Your lengthy article ("Is Evolution Missing Link in Some High Schools?," April 28) claims that comprehensive evolution is comparable to facts like living things being made of cells. This is not true. Evolution has never been observed by a scientist and has never been tested by repeatable experiments. Another very serious problem is that the standard cause of evolution, called neo-Darwinism or random mutations plus natural selection plus billions of years, will not produce evolution. A group of elite evolutionists concluded in 2008 that "neo-Darwinism is dead," and "we don't know how evolution works." The theory of evolution today postulates an enormous sequence of effects (evolution) without causes, a no-no in science.
The Discovery Institute mentioned has a list of 800 credentialed Ph.D. individuals (including myself) who consider themselves Darwin skeptics. Dr. Jerry Bergman has a similar list of 3,000 Darwin doubters. The objections to evolution include critiques of random mutations, natural selection and the alleged age of the Earth. Mathematical probability calculations render comprehensive evolution virtually impossible.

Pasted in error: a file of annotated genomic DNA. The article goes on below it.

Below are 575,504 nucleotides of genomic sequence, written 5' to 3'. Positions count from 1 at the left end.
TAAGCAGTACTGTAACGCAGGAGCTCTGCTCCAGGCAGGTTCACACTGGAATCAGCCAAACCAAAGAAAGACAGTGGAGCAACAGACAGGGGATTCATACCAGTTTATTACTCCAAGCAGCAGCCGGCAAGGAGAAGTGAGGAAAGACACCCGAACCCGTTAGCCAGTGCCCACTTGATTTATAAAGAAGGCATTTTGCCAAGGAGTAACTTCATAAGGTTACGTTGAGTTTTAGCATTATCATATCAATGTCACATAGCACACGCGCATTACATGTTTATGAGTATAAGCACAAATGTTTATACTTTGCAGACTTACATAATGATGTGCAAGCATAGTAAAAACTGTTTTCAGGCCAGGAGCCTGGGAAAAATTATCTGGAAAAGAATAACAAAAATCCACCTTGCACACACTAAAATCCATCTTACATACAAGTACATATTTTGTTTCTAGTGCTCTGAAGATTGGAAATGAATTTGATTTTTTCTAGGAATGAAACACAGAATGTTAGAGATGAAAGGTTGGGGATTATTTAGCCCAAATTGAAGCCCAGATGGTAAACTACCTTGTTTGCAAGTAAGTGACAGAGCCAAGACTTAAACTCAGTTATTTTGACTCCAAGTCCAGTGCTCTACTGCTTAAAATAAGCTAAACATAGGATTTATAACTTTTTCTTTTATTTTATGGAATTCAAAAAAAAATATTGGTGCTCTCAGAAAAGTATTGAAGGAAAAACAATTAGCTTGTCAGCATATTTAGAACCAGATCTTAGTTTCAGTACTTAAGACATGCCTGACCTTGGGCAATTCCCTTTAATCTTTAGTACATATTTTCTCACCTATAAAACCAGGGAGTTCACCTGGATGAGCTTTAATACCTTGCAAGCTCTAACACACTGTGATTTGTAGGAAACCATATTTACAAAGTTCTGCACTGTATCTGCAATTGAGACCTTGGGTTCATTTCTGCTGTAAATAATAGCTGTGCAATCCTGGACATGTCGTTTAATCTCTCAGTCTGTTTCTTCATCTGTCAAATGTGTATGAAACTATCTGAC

Teaching evolutionary theory along with the scientific evidence against the theory is the best option. That is what education should be about; open minds with the evidence for and against and let the students decide. Biology is incredibly fascinating without myths and fables about how life may have started or evolved. In fact, there is not a single science which requires the scientific practitioner to assume comprehensive evolution in order to succeed. Scientific criticism of evolutionism is not "establishing religion," but evidence-based criticism is actually more scientific than what is now in many schools -- the restriction of free thought. If students conclude that God is a better explanation than "everything came from nothing," this is not the same as government-sponsored religion. That God did it is not the same as how God did it.
THEODORE J. SIEK